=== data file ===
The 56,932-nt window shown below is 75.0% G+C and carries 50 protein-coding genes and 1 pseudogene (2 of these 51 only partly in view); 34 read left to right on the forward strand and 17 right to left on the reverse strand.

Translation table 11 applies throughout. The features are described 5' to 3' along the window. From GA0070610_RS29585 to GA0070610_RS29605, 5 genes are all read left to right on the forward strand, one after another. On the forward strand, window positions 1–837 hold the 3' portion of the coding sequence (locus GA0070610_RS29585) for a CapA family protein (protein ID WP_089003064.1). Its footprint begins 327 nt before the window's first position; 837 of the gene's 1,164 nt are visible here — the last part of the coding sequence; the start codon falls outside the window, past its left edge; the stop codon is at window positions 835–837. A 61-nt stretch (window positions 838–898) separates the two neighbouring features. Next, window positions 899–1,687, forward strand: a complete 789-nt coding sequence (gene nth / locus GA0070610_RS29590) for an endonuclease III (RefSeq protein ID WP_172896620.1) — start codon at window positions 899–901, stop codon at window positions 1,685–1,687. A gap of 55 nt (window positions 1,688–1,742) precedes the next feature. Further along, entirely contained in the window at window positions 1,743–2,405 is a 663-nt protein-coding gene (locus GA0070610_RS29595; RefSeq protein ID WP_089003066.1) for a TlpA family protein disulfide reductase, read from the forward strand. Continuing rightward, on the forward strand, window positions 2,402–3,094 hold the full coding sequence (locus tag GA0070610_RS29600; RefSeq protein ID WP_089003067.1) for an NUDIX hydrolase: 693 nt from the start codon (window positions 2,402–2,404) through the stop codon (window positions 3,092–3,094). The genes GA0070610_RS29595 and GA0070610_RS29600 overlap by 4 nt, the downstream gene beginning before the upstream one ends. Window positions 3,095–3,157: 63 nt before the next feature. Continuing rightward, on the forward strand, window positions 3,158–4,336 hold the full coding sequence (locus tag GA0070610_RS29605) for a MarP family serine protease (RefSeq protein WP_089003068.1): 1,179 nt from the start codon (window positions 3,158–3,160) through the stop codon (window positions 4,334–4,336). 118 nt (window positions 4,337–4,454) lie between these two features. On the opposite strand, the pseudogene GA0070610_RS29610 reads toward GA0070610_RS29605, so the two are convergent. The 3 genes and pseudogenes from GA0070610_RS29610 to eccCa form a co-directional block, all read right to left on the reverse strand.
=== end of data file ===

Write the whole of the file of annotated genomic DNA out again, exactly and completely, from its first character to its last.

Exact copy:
The 56,932-nt window shown below is 75.0% G+C and carries 50 protein-coding genes and 1 pseudogene (2 of these 51 only partly in view); 34 read left to right on the forward strand and 17 right to left on the reverse strand.

Translation table 11 applies throughout. The features are described 5' to 3' along the window. From GA0070610_RS29585 to GA0070610_RS29605, 5 genes are all read left to right on the forward strand, one after another. On the forward strand, window positions 1–837 hold the 3' portion of the coding sequence (locus GA0070610_RS29585) for a CapA family protein (protein ID WP_089003064.1). Its footprint begins 327 nt before the window's first position; 837 of the gene's 1,164 nt are visible here — the last part of the coding sequence; the start codon falls outside the window, past its left edge; the stop codon is at window positions 835–837. A 61-nt stretch (window positions 838–898) separates the two neighbouring features. Next, window positions 899–1,687, forward strand: a complete 789-nt coding sequence (gene nth / locus GA0070610_RS29590) for an endonuclease III (RefSeq protein ID WP_172896620.1) — start codon at window positions 899–901, stop codon at window positions 1,685–1,687. A gap of 55 nt (window positions 1,688–1,742) precedes the next feature. Further along, entirely contained in the window at window positions 1,743–2,405 is a 663-nt protein-coding gene (locus GA0070610_RS29595; RefSeq protein ID WP_089003066.1) for a TlpA family protein disulfide reductase, read from the forward strand. Continuing rightward, on the forward strand, window positions 2,402–3,094 hold the full coding sequence (locus tag GA0070610_RS29600; RefSeq protein ID WP_089003067.1) for an NUDIX hydrolase: 693 nt from the start codon (window positions 2,402–2,404) through the stop codon (window positions 3,092–3,094). The genes GA0070610_RS29595 and GA0070610_RS29600 overlap by 4 nt, the downstream gene beginning before the upstream one ends. Window positions 3,095–3,157: 63 nt before the next feature. Continuing rightward, on the forward strand, window positions 3,158–4,336 hold the full coding sequence (locus tag GA0070610_RS29605) for a MarP family serine protease (RefSeq protein WP_089003068.1): 1,179 nt from the start codon (window positions 3,158–3,160) through the stop codon (window positions 4,334–4,336). 118 nt (window positions 4,337–4,454) lie between these two features. On the opposite strand, the pseudogene GA0070610_RS29610 reads toward GA0070610_RS29605, so the two are convergent. The 3 genes and pseudogenes from GA0070610_RS29610 to eccCa form a co-directional block, all read right to left on the reverse strand.